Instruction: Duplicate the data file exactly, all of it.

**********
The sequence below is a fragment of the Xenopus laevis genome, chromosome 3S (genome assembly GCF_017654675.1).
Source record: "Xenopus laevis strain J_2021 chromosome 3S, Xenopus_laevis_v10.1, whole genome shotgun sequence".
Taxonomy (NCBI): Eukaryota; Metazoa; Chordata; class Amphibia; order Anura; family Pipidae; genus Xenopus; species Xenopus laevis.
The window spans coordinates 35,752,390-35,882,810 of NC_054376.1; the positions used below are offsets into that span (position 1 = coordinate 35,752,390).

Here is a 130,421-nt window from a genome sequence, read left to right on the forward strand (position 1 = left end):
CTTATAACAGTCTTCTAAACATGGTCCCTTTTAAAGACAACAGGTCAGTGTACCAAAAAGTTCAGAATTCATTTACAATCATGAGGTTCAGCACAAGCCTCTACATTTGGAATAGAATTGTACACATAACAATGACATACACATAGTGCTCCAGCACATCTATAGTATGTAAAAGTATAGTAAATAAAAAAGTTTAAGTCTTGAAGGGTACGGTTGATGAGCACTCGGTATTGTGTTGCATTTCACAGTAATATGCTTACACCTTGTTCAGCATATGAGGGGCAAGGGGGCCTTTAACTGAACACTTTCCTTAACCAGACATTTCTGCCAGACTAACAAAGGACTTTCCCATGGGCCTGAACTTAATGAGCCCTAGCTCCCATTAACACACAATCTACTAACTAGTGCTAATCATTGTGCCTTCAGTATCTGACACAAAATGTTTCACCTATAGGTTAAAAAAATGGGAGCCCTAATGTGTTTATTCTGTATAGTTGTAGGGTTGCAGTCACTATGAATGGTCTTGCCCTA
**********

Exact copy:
The sequence below is a fragment of the Xenopus laevis genome, chromosome 3S (genome assembly GCF_017654675.1).
Source record: "Xenopus laevis strain J_2021 chromosome 3S, Xenopus_laevis_v10.1, whole genome shotgun sequence".
Taxonomy (NCBI): Eukaryota; Metazoa; Chordata; class Amphibia; order Anura; family Pipidae; genus Xenopus; species Xenopus laevis.
The window spans coordinates 35,752,390-35,882,810 of NC_054376.1; the positions used below are offsets into that span (position 1 = coordinate 35,752,390).

Here is a 130,421-nt window from a genome sequence, read left to right on the forward strand (position 1 = left end):
CTTATAACAGTCTTCTAAACATGGTCCCTTTTAAAGACAACAGGTCAGTGTACCAAAAAGTTCAGAATTCATTTACAATCATGAGGTTCAGCACAAGCCTCTACATTTGGAATAGAATTGTACACATAACAATGACATACACATAGTGCTCCAGCACATCTATAGTATGTAAAAGTATAGTAAATAAAAAAGTTTAAGTCTTGAAGGGTACGGTTGATGAGCACTCGGTATTGTGTTGCATTTCACAGTAATATGCTTACACCTTGTTCAGCATATGAGGGGCAAGGGGGCCTTTAACTGAACACTTTCCTTAACCAGACATTTCTGCCAGACTAACAAAGGACTTTCCCATGGGCCTGAACTTAATGAGCCCTAGCTCCCATTAACACACAATCTACTAACTAGTGCTAATCATTGTGCCTTCAGTATCTGACACAAAATGTTTCACCTATAGGTTAAAAAAATGGGAGCCCTAATGTGTTTATTCTGTATAGTTGTAGGGTTGCAGTCACTATGAATGGTCTTGCCCTA